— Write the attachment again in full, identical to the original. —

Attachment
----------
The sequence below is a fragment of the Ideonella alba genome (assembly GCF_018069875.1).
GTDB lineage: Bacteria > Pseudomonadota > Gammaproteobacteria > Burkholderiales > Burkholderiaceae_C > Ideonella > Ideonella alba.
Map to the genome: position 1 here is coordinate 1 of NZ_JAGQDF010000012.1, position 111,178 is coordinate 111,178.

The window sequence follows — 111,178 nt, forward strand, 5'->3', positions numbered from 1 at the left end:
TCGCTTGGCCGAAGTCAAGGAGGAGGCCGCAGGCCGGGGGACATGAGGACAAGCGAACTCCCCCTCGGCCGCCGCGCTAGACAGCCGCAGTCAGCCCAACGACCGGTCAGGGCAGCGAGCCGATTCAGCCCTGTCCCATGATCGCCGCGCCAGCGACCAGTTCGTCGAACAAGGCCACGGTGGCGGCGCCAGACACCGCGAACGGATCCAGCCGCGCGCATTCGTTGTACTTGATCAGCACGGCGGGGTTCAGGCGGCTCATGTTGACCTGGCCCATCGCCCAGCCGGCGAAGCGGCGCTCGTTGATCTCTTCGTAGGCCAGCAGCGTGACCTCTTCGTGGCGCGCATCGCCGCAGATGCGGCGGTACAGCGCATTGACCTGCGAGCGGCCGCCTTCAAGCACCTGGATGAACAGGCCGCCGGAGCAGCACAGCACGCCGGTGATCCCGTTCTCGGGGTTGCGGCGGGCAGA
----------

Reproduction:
The sequence below is a fragment of the Ideonella alba genome (assembly GCF_018069875.1).
GTDB lineage: Bacteria > Pseudomonadota > Gammaproteobacteria > Burkholderiales > Burkholderiaceae_C > Ideonella > Ideonella alba.
Map to the genome: position 1 here is coordinate 1 of NZ_JAGQDF010000012.1, position 111,178 is coordinate 111,178.

The window sequence follows — 111,178 nt, forward strand, 5'->3', positions numbered from 1 at the left end:
TCGCTTGGCCGAAGTCAAGGAGGAGGCCGCAGGCCGGGGGACATGAGGACAAGCGAACTCCCCCTCGGCCGCCGCGCTAGACAGCCGCAGTCAGCCCAACGACCGGTCAGGGCAGCGAGCCGATTCAGCCCTGTCCCATGATCGCCGCGCCAGCGACCAGTTCGTCGAACAAGGCCACGGTGGCGGCGCCAGACACCGCGAACGGATCCAGCCGCGCGCATTCGTTGTACTTGATCAGCACGGCGGGGTTCAGGCGGCTCATGTTGACCTGGCCCATCGCCCAGCCGGCGAAGCGGCGCTCGTTGATCTCTTCGTAGGCCAGCAGCGTGACCTCTTCGTGGCGCGCATCGCCGCAGATGCGGCGGTACAGCGCATTGACCTGCGAGCGGCCGCCTTCAAGCACCTGGATGAACAGGCCGCCGGAGCAGCACAGCACGCCGGTGATCCCGTTCTCGGGGTTGCGGCGGGCAGA